Greece: Treatment of ethnic Albanians
|Publisher||Canada: Immigration and Refugee Board of Canada|
|Author||Research Directorate, Immigration and Refugee Board, Canada|
|Publication Date||14 November 2003|
|Citation / Document Symbol||GRC42072.E|
|Cite as||Canada: Immigration and Refugee Board of Canada, Greece: Treatment of ethnic Albanians, 14 November 2003, GRC42072.E, available at: http://www.refworld.org/docid/403dd1f50.html [accessed 3 September 2015]|
|Disclaimer||This is not a UNHCR publication. UNHCR is not responsible for, nor does it necessarily endorse, its content. Any views expressed are solely those of the author or publisher and do not necessarily reflect those of UNHCR, the United Nations or its Member States.|
A number of reports estimate the number of Albanians in Greece as being between 300,000 and 500,000 persons (AI and IHF Sept. 2002, 32; AP 20 June 2003; Kathimerini 1 Sept. 2003). In 2000, the European Monitoring Centre on Racism and Xenophobia (EUMC) estimating the Albanian immigrant population to be slightly higher, reported that of approximately 900,000 immigrants, almost 585,000 were from Albania (Nov. 2001, 87). Even so, the EUMC indicated that many ethnic Albanians in Greece are undocumented migrants (EUMC Nov. 2001, 37).
Treatment of Albanians by Greek Society
Although the International Helsinki Federation for Human Rights (IHF) considers the Roma community in Greece to be the most abused minority group, Albanians were more likely to be killed by Greek law enforcement officials (28 May 2002, 153). The EUMC also singles out ethnic Albanians as principle targets of racism; however, it noted that the more positive treatment of Christian Albanians with Greek ancestry distinguishes them from the broader group of Albanian migrants although while acknowledging that there has is research data has yet to account for this differential treatment (EUMC Nov. 2001, 25, 38 n. 85). Furthermore, the EUMC found that undocumented Albanian migrants "experience serious discrimination in employment, particularly with respec to [the] payment of wages and social security contributions" (ibid., 37)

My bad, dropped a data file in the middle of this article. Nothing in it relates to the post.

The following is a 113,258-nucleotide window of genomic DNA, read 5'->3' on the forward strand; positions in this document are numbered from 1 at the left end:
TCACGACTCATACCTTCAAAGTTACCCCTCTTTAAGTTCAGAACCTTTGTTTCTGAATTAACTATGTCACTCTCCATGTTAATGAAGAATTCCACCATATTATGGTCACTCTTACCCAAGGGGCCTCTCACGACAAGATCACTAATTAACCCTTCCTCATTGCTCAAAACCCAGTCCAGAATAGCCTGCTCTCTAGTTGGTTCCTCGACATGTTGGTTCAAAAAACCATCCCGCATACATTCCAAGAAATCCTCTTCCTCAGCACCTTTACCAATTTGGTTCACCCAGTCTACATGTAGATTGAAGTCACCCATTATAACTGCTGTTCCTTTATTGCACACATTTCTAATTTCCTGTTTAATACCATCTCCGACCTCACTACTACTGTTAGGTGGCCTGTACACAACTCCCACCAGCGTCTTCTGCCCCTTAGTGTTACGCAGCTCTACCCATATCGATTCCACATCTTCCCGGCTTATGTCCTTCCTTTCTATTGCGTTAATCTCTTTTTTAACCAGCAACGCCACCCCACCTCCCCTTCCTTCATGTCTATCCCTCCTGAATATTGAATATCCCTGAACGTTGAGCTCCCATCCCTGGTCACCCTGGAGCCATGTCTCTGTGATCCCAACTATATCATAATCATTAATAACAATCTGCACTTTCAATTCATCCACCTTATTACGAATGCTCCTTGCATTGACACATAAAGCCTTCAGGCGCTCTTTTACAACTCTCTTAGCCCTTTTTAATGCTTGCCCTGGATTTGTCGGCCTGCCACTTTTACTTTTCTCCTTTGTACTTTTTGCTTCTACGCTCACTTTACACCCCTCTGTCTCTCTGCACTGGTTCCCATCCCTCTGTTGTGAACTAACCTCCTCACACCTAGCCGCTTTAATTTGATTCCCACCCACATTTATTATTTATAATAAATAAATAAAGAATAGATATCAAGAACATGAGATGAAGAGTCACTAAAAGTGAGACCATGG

Kalliopi Lykovardi, a lawyer and investigator for the Greek Ombudsman's Office, describes xenophobia in Greece as follows:
A significant amount of anti-foreigner sentiment is directed particularly, although not exclusively, towards Albanians living in the country.... The migration flows between Albania and Greece during the [1990s] have been matched by manifestations of hostility and fear within Greek public opinion, [which] has contributed to expressions of prejudice and to the vulnerability of this group to exploitation in the labor market. This negative attitude vis-à-vis Albanians is particularly nourished by a disputable picture of the number of crimes committed by this group of people in Greece. [The] negative stereotyping of this group should give the impression that all or most Albanians are criminally inclined. The persistence of this view can only reinforce the reported trends towards their social and economic exclusion. Given the high probability that this group will have a permanent presence in Greece, this would not be a desirable outcome. In addition, public statements by politicians and some representatives of public institutions (notably, the police) have in some cases also contributed to the disputable view of Albanian criminality (IOM Jan. 2003, 4).
The International Helsinki Federation for Human Rights (IHF) also charged that Greek media actively engages in disseminating hate speech against the Roma and Albanians (28 May 2002, 157).
Treatment by Law Enforcement and Border Authorities; Impunity
A delegation of the Council of Europe's (COE) Committee for the Prevention of Torture and Inhuman or Degrading Treatment or Punishment (CPT) "could not fail to note the disrespectful attitude displayed by some [law enforcement] officers when referring to detainees, particularly those of Albanian origin" (20 Nov. 2002, 17). Greek Helsinki Monitor (GHM) spokesperson Panayote Dimitris argued that the little regard held by Greek border authorities for the lives of Albanians illegally inside Greece results in "'frequent ill-treatment cases, injuries and deaths that are hardly ever investigated'" (25 Sept. 2003). The EUMC observed that the Albanian population "is subjected to mass arrests during police sweeps and is the target of frequent routine deportations" (Nov. 2001, 25). Reports indicate that deportations of Albanians number in the thousands (AI and IHF Sept. 2002, 34). Two revealing examples reported in a joint Amnesty International (AI) and IHF document indicates that some 2,500 unauthorized Albanians were forcibly returned to Albania in one June 2001 week and, that according to police headquarters' records from Korça, over 30,000 deportations were undertaken in the first six months of 2001 (ibid.). Greek Ombudsman's office representative Lykovardi also cites discrimination against Albanians at Greek borders and "considerable numbers" of deportations